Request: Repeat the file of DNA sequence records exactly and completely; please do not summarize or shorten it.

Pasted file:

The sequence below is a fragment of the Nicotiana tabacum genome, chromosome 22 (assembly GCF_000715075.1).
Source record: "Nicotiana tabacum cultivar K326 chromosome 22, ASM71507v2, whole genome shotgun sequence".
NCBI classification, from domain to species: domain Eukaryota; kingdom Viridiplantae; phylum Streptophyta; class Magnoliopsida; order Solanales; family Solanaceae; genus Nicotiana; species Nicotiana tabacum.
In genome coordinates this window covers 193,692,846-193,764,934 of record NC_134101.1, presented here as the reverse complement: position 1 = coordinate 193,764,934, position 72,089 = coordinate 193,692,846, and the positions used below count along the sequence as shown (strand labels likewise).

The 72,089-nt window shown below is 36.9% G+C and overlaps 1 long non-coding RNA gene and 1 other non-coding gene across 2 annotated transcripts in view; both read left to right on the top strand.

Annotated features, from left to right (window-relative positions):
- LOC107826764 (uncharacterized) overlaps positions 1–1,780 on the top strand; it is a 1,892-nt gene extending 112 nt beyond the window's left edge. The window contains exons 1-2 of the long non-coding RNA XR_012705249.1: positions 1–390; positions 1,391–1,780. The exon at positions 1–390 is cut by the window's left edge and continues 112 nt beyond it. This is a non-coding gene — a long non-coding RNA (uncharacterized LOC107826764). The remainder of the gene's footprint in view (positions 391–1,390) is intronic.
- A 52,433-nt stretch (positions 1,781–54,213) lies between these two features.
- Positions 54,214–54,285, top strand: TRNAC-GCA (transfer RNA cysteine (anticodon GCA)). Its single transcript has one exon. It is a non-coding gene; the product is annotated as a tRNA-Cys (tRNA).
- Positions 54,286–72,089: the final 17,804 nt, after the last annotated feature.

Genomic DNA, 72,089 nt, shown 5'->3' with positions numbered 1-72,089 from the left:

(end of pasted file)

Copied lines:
The sequence below is a fragment of the Nicotiana tabacum genome, chromosome 22 (assembly GCF_000715075.1).
Source record: "Nicotiana tabacum cultivar K326 chromosome 22, ASM71507v2, whole genome shotgun sequence".
NCBI classification, from domain to species: domain Eukaryota; kingdom Viridiplantae; phylum Streptophyta; class Magnoliopsida; order Solanales; family Solanaceae; genus Nicotiana; species Nicotiana tabacum.
In genome coordinates this window covers 193,692,846-193,764,934 of record NC_134101.1, presented here as the reverse complement: position 1 = coordinate 193,764,934, position 72,089 = coordinate 193,692,846, and the positions used below count along the sequence as shown (strand labels likewise).

The 72,089-nt window shown below is 36.9% G+C and overlaps 1 long non-coding RNA gene and 1 other non-coding gene across 2 annotated transcripts in view; both read left to right on the top strand.

Annotated features, from left to right (window-relative positions):
- LOC107826764 (uncharacterized) overlaps positions 1–1,780 on the top strand; it is a 1,892-nt gene extending 112 nt beyond the window's left edge. The window contains exons 1-2 of the long non-coding RNA XR_012705249.1: positions 1–390; positions 1,391–1,780. The exon at positions 1–390 is cut by the window's left edge and continues 112 nt beyond it. This is a non-coding gene — a long non-coding RNA (uncharacterized LOC107826764). The remainder of the gene's footprint in view (positions 391–1,390) is intronic.
- A 52,433-nt stretch (positions 1,781–54,213) lies between these two features.
- Positions 54,214–54,285, top strand: TRNAC-GCA (transfer RNA cysteine (anticodon GCA)). Its single transcript has one exon. It is a non-coding gene; the product is annotated as a tRNA-Cys (tRNA).
- Positions 54,286–72,089: the final 17,804 nt, after the last annotated feature.

Genomic DNA, 72,089 nt, shown 5'->3' with positions numbered 1-72,089 from the left: